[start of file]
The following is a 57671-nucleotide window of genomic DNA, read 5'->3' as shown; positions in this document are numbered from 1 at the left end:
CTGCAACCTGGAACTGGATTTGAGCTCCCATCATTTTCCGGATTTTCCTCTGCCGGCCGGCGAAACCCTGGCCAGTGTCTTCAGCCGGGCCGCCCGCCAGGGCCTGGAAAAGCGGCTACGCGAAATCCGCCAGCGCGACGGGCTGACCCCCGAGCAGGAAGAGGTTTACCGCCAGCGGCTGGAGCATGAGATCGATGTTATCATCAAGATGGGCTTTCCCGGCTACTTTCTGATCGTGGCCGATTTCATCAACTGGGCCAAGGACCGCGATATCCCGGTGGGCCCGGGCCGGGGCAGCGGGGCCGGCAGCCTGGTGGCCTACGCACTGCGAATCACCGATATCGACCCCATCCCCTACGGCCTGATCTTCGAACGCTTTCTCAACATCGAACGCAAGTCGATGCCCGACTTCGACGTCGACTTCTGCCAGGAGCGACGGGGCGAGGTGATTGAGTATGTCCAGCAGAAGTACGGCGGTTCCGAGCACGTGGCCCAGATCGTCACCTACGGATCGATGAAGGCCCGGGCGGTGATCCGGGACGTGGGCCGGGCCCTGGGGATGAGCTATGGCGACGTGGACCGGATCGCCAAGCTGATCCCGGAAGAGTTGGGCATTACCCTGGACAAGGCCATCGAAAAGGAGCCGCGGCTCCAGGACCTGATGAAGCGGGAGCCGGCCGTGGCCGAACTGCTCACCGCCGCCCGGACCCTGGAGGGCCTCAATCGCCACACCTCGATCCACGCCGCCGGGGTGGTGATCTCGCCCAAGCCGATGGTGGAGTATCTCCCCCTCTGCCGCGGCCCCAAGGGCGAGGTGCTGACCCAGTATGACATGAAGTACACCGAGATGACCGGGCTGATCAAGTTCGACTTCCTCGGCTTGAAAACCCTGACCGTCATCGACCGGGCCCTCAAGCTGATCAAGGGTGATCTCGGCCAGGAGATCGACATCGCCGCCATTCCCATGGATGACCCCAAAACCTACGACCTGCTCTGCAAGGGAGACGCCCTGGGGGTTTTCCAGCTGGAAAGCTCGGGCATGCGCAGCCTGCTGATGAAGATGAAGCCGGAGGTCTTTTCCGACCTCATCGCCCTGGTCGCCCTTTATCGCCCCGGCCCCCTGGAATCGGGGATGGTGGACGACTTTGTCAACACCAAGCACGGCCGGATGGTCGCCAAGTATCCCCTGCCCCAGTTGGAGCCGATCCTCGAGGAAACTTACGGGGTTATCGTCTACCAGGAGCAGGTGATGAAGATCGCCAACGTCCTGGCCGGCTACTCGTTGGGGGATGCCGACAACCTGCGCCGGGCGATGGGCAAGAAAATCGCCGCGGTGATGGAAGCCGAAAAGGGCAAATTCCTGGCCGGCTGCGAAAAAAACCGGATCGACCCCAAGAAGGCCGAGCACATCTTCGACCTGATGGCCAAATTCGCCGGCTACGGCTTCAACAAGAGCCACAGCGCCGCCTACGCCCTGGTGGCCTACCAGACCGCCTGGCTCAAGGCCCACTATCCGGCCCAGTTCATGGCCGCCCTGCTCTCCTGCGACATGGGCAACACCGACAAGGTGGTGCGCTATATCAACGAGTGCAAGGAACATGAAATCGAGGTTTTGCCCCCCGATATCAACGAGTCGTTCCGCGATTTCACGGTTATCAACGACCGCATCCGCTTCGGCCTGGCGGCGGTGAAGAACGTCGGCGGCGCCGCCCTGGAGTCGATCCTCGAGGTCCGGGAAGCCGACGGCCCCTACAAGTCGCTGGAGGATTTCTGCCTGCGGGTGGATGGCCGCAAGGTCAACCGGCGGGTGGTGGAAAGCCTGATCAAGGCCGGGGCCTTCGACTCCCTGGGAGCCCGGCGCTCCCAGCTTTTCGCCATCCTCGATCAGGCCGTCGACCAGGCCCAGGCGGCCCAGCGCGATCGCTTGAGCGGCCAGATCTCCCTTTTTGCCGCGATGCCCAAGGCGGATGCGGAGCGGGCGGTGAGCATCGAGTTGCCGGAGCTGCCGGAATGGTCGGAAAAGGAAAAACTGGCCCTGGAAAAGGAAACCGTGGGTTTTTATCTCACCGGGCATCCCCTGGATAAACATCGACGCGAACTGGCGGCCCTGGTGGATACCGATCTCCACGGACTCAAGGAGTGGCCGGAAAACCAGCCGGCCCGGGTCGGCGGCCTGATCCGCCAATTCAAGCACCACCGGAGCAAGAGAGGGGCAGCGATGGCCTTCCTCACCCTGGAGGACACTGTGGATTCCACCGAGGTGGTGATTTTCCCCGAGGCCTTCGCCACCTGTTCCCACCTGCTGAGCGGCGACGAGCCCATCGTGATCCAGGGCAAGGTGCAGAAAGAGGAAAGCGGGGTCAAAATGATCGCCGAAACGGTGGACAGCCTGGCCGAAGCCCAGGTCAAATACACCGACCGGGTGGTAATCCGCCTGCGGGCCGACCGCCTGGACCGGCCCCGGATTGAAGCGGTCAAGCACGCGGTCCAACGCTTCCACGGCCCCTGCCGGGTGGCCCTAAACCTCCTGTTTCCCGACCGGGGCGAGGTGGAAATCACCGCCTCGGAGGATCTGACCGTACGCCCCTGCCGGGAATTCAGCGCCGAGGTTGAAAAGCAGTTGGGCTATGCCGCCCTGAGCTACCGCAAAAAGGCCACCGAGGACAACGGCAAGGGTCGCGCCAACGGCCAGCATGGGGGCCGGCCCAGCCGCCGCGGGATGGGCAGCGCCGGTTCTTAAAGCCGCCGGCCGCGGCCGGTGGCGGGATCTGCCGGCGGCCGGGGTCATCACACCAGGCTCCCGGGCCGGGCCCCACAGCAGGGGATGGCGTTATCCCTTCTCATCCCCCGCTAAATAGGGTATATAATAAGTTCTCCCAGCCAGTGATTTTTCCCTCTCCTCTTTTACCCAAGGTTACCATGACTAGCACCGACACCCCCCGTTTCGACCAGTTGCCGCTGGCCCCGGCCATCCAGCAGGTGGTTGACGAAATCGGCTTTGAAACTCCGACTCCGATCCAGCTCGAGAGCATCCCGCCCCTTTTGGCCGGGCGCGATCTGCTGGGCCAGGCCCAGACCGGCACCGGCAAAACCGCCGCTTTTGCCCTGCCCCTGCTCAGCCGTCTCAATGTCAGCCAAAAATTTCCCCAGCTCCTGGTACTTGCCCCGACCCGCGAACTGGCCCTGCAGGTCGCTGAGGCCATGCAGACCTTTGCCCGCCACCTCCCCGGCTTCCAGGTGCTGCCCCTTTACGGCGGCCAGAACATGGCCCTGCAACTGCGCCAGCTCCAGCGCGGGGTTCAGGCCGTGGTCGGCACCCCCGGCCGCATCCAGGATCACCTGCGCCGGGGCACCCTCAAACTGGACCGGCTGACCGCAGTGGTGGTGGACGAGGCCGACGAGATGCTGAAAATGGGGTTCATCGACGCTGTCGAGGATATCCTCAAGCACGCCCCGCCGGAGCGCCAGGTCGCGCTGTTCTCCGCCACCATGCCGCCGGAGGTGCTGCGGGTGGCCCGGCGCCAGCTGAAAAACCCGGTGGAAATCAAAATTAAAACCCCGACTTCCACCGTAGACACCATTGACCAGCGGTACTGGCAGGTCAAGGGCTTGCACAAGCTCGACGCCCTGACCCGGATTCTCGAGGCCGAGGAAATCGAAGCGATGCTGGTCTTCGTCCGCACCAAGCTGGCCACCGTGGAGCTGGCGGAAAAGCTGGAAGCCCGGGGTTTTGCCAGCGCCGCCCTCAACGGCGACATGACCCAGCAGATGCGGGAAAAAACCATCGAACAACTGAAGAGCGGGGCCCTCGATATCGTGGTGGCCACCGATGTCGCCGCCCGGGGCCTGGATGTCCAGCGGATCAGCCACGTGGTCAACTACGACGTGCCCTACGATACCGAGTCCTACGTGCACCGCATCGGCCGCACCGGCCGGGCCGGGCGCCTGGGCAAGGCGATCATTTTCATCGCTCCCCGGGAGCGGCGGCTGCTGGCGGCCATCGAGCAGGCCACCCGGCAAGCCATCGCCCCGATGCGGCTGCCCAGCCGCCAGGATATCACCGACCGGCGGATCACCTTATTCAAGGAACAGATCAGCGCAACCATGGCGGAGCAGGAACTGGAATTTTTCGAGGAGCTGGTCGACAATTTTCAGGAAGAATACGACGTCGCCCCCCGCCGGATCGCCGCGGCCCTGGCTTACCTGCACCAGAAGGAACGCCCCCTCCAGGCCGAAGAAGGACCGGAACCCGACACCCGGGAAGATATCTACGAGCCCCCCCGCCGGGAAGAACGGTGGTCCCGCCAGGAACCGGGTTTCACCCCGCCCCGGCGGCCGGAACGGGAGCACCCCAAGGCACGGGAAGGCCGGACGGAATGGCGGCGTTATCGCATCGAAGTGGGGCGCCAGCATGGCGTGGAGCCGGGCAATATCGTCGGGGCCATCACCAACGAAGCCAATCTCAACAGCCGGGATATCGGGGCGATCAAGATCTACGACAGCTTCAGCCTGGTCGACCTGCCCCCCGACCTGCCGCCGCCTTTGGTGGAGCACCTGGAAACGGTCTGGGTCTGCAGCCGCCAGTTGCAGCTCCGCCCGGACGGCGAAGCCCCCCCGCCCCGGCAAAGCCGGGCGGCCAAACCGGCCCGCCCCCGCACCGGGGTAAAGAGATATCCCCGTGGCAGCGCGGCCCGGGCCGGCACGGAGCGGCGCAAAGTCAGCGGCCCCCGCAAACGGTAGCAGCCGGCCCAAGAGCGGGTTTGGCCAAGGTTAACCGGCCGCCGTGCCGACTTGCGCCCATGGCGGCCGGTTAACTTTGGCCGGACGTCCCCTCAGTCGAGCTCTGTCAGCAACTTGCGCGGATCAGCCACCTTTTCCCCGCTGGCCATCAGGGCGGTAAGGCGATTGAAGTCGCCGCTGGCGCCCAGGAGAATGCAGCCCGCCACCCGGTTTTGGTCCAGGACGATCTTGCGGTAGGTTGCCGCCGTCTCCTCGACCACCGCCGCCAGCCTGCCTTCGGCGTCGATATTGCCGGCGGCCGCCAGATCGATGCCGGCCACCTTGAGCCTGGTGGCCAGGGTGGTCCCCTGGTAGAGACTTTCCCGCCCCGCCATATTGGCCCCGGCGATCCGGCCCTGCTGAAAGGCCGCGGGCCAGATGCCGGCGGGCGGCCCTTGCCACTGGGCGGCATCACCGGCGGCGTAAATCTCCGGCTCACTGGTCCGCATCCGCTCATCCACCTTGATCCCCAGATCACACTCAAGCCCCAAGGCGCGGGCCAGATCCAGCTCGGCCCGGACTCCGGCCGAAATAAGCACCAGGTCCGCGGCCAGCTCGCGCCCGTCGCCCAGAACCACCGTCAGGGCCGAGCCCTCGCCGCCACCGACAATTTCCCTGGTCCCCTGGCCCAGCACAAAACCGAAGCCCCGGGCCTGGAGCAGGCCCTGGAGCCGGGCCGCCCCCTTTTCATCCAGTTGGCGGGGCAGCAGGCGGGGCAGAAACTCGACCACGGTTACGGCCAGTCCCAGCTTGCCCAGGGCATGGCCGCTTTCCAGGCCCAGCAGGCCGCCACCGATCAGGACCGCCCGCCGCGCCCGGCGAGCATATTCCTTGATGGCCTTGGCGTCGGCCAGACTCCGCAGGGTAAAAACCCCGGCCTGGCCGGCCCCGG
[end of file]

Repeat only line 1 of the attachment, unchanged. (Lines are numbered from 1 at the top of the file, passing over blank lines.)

The following is a 57671-nucleotide window of genomic DNA, read 5'->3' as shown; positions in this document are numbered from 1 at the left end: